I did not make the framework, the handles or the owl, or the painted details, but everything else is my work. Thousands of people see this every year and I'm kind of proud of it. Its representing a man with his dog (Lacey is stamped on the collar-she was stray that showed up at the shop) sitting at his campsite beside the fire with a creek nearby complete with cat tails, rocks, a coffee pot, and swirling water.

            Tell me about this picture.

That is the valve cover from my Ranchero. The valve cover (if you don't know) sits on the very top of the engine. I took this one off, sandblasted it, primed, painted silver with extra metal flake (glitter kind of), and then painted it kandy organic green. The wheels were done in like manner.

Candy paints are transparent and need to be shot in several thin coats to achieve the desired color shade. They got their name by resembling hard candy when applied. Kandy organic green is made by House of Kolor (starting to see the tie in? its a kustom thing.....).

I then boxed it up and sent it to California to have a young man named Jowee Ramirez aka "Mr. Rhythm" pinstripe it. I don't personally know him. He is a friend of a friend on FB that I also don't know personally. I had seen his work, liked it, and feel he has much promise in pin striping. It could have been done locally but its just not the same. I now own a piece of this up and coming artist's work

Pin striping is truly a dying art. It is done by hand, with a short handled, long bristle brush. It is very, very difficult. I've tried it myself. The origins of pin striping dates back to horse drawn carriage days when the were decorated by hand. It has evolved to where it is today.

If you would like to see more cars and styles, I'm giving you this link:  Rik Hiving has the most comprehensive photo archive and knowledge of anyone.

Well, I've probably given you all the info you need and then some-lol. I can go on for hours actually.

              Do you get to use your creative side in your day job?

Yes, I do get to be creative at my day job most of the time. Its in different forms though.   As a machinist you literally carve things from solid pieces of metal. The machines used do the cutting and with a series of actions there is a useable part in your hand when its done. A machinist prides themselves on accuracy, part finish, and fit.  A section of the machinists' world is CNC machines. Computer Numerical Control. This uses a series of code using numbers and letters to control a machine by computer rather than by hand. The accuracy is as incredible as the repeatability. The code is written by humans so it is open to some artistic form. Proper feed rates, rpm, tool selection and setup order.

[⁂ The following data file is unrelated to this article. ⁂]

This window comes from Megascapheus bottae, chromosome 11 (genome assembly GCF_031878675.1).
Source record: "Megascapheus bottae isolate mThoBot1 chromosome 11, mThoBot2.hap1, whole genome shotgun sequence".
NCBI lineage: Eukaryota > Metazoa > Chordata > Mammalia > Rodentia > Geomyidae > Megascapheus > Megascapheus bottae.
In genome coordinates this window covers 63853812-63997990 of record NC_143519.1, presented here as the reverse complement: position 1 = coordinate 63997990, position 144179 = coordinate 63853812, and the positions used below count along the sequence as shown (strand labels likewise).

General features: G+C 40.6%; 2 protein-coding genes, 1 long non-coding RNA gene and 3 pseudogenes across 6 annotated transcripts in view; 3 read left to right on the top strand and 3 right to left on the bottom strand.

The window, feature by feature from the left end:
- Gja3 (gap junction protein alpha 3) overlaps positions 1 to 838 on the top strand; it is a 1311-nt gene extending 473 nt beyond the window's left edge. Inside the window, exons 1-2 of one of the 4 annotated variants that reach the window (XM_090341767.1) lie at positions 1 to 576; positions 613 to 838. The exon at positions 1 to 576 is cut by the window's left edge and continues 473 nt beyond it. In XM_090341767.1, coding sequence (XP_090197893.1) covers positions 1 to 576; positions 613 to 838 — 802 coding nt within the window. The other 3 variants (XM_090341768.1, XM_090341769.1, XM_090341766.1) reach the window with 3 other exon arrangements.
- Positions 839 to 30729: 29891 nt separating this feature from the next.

What car do you drive to your day job?

For my daily transportation I drive a boring 2003 Mitsubishi VRX.

            Recently I tried to explain to my 7 year old about "Happy Accidents," where you plan for a project to go one way, it takes a turn, seemingly for the worse, but ends up creating something new and wonderful. Have you ever experienced any Happy Accidents in your work?

I truly believe art comes from the soul. Sometimes the soul takes over and guides the hands for eyes to watch. The brain is along for the ride. Its a beautiful thing. ---Except when you are trying to make something symmetrical and the second side is better than the first and it forces rework.

           Gary, Thank you so much for taking the time for this interview.  I have thoroughly enjoyed learning more about your creative process.  I look forward to seeing your future projects.   Happy Creating!

Kanel Kustoms

I have included just a few more pictures of some of Gary's other projects. 

"Made for a fellow Bob (Tim Rogers) in honor of his marriage and first born. Thats a steel rose, a copper rose, and a rose in the middle made of both metals. Fellow Bob JB (John Zerr) made the roses in the fashion that I taught him. The overall idea was mine. Cross came from Hobby Lobby. Stems overlap the cross and are tied together at the bottom with copper coated steel wire. I wept when this was finished. Dont know why, and still do."
1966 Chevy Biscanye

"Sunset at low tide is the best. The sun reflects off the water like a mirror. This day the sky was all purple. Reminded me of a Prince song..."
Beautiful colors, it actually reminds me a bit of the colors you used on the 1966 Chevy Biscanye.  


  1. That is some impressive work. I've looked at those fireplace doors at Bass Pro many times.

    I also went to school with Gary, and I remember him drawing cars and talking about them a lot. It's great to see someone who is successful at something they are passionate about.

    Great interview Daisy.

  2. Good interview. I think it's always interesting to see the creative urge expressed in different ways.

  3. For me knowing someone else's creative processes and history brings a much deeper appreciation of the finished product. I too remember Gary drawing cars a long long time ago, it is exciting to see he followed his passion. He does beautiful work.